Grand County water protection presents update to BOCC | SkyHiDailyNews.com

Grand County water protection presents update to BOCC

At the Board of Commissioners meeting on Nov. 1 in Hot Sulphur Springs, Lurline Underbrink Curran, Water Specialist for Grand County, gave an update on the water protection projects.

Windy Gap Bypass

The Windy Gap Bypass / Lands in the Vicinity of Kremmling (ILVK) organization has submitted a request to the Regional Conservation Partnership Program (RCPP) for award money.

“It’s a strong grant,” said Curran. They are asking for $10 million as part of the award.

“We are hoping to get the majority of the money we are asking for,” she said.

As part of the award, 33-miles of Colorado River would be improved. Curran hopes that the money will be used for construction contracts that will benefit the economy in Grand County.

LBD

Learning by Doing (LBD) is moving forward, Curran said. During a panel discussion on Oct. 12 Grand County was recognized and complemented on the program. There was discussion about becoming a 501(c)(3) in order for the LBD project to have a more formal structure, Curran said. The next meeting for LBD is Nov. 30.

Grand Lake clarity

On Grand Lake clarity issues, Curran mentioned there will be a Pre-NEPA meeting in Jefferson County on Nov. 29. Katherine Morris, Grand County Water Quality Specialist, in her update to the BOCC regarding Grand Lake Clarity Adaptive Management, stated, “While we had a lot of data, it took a citizen to confirm that the lake and reservoir actually made a shift to undesirable color and low clarity, and to verify or ‘ground truth’ that the numbers we were seeing were corroborated by visitor experience. So, along with Grand County’s report comments, I have suggested that we ask [Grand County Water Information Network] GCWIN to collect photographs to further document the changes. Photography is tricky because it’s so dependent upon weather, sunlight, wave action, reflection, etc. We may be able to overcome these complications by photographing the secchi disk one foot below the water surface at each site, potentially with a waterproof camera or with the assistance of a view‐scope‐like tool.”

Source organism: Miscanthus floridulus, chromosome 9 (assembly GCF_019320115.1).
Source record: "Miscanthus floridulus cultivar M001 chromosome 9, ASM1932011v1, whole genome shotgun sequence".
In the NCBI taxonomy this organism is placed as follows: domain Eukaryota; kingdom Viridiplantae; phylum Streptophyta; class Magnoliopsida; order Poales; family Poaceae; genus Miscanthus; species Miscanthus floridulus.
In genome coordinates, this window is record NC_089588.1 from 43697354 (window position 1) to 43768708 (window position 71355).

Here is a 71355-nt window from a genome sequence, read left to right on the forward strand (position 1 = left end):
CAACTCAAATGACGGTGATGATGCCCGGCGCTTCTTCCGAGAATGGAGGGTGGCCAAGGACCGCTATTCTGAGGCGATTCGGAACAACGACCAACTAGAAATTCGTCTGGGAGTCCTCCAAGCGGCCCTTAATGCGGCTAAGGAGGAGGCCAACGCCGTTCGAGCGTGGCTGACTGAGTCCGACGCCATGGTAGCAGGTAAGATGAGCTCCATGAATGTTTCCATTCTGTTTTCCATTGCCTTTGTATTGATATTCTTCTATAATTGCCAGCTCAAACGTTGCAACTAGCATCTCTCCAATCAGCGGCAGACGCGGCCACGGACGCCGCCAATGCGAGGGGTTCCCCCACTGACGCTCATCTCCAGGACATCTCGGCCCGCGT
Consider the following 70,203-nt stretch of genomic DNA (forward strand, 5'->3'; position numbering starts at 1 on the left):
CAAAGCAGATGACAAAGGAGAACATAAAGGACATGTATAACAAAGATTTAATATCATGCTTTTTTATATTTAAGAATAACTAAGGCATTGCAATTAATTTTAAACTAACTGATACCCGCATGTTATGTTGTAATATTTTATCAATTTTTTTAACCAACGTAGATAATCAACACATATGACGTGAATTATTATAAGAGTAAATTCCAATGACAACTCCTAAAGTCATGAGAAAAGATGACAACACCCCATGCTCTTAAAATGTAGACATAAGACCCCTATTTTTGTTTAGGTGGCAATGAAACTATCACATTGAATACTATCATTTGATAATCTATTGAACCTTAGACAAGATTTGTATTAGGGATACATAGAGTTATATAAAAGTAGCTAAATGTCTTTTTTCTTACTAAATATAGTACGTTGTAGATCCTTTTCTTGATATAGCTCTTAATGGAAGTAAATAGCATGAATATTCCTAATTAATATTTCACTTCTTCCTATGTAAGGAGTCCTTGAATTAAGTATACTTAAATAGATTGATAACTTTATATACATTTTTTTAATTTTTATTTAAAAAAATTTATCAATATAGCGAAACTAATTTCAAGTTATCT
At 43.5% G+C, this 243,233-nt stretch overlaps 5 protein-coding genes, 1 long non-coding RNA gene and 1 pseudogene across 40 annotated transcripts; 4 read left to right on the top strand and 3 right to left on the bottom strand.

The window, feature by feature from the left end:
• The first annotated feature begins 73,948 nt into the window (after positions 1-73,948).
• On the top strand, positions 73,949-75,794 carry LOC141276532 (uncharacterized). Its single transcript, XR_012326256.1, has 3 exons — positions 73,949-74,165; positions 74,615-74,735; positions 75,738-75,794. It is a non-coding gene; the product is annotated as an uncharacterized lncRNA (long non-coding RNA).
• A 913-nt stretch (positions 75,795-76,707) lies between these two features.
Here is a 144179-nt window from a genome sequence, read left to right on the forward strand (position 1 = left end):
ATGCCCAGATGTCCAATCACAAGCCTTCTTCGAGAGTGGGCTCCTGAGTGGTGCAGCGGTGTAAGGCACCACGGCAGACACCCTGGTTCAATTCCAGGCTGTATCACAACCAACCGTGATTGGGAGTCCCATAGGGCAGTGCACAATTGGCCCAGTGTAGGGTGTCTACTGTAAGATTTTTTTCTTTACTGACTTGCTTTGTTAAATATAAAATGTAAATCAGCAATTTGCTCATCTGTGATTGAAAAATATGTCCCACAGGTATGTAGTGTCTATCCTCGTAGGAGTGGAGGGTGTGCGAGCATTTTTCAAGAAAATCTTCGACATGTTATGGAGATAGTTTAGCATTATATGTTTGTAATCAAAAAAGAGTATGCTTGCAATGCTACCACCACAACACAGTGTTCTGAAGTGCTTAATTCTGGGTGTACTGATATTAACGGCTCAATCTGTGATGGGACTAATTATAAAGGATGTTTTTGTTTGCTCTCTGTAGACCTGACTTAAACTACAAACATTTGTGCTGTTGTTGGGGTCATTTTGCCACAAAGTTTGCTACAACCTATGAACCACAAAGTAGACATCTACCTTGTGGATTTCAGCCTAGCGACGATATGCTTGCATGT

UPPR

Morris also presented to the Board an update on the Union Pacific Railroad (UPRR) and their discharge permit.

She will be meeting with the EPA (Environmental Protection Agency) about UPPR’s plans to submit a Class V injection well permit application. Morris has asked the state to participate in the meeting. The state has recent information on water sampling from discharge periods, Morris said.

Representatives from CDM Smith, the railroad’s consultant, Winter Park Water and Sanitation District (WPWSD), the Towns of Winter Park and Fraser are invited.

In the update memo for the BOCC Morris wrote:

“The treatment plant that is now under construction has a bathroom and faucet needing treatment, and will also produce a certain amount of centrate waste from the plant water treatment process that needs to be dealt with appropriately. UPRR applied to WPWSD to accept the waste stream and was granted a variance from the compulsion to connect because the waste will be classified “industrial” and would require reopening WPWSD’s permit and likely redesign of the plant. UPRR then applied to the county for an [onsite wastewater treatment system] OWTS, which we declined because this will include industrial rather than solely domestic waste. We have several concerns about the new application. It’s not clear that the plant has a source of potable water for the restroom. In addition, because there is no acknowledgement yet in the discharge permit of the organic contamination within the discharge, to our knowledge the plant was not designed to treat organics; we don’t know how much of a threat these organics pose; it’s not clear what will be the fate and transport of organics through the treatment process; and we don’t know how much of the organic pollutants will end up in the centrate that is destined for the OWTS. Furthermore, we have been informed that discharge events like the ones this fall, resulting from the annual tunnel cleaning operations, are likely to overwhelm the plant. If an OWTS is approved, what oversight will there be to ensure that highly concentrated discharges are actually processed through the plant? Finally, is an OWTS adequate to the task of safely breaking down any organics that survive treatment, or will they just concentrate in the vault or travel by groundwater through the relatively close connection to the Fraser River?”

Morris also stated that the work the UPPR was doing in the Moffat Tunnel appears to have ended.

“The permit enforcement unit at [Colorado Department of Public Health and Environment] CDPHE should have results from post filtration water testing to inform them about what contaminants are in the water. I’m a little concerned that they didn’t take pre‐filtration samples for analysis as well, and the full potential for contamination might not be demonstrated, so we’ll have to hope that the samples are representative. There have been some staff changes in the permits department and the Railroad’s new permit still appears to be on hold, which is probably for the best until the test results can be interpreted,” the update memo stated.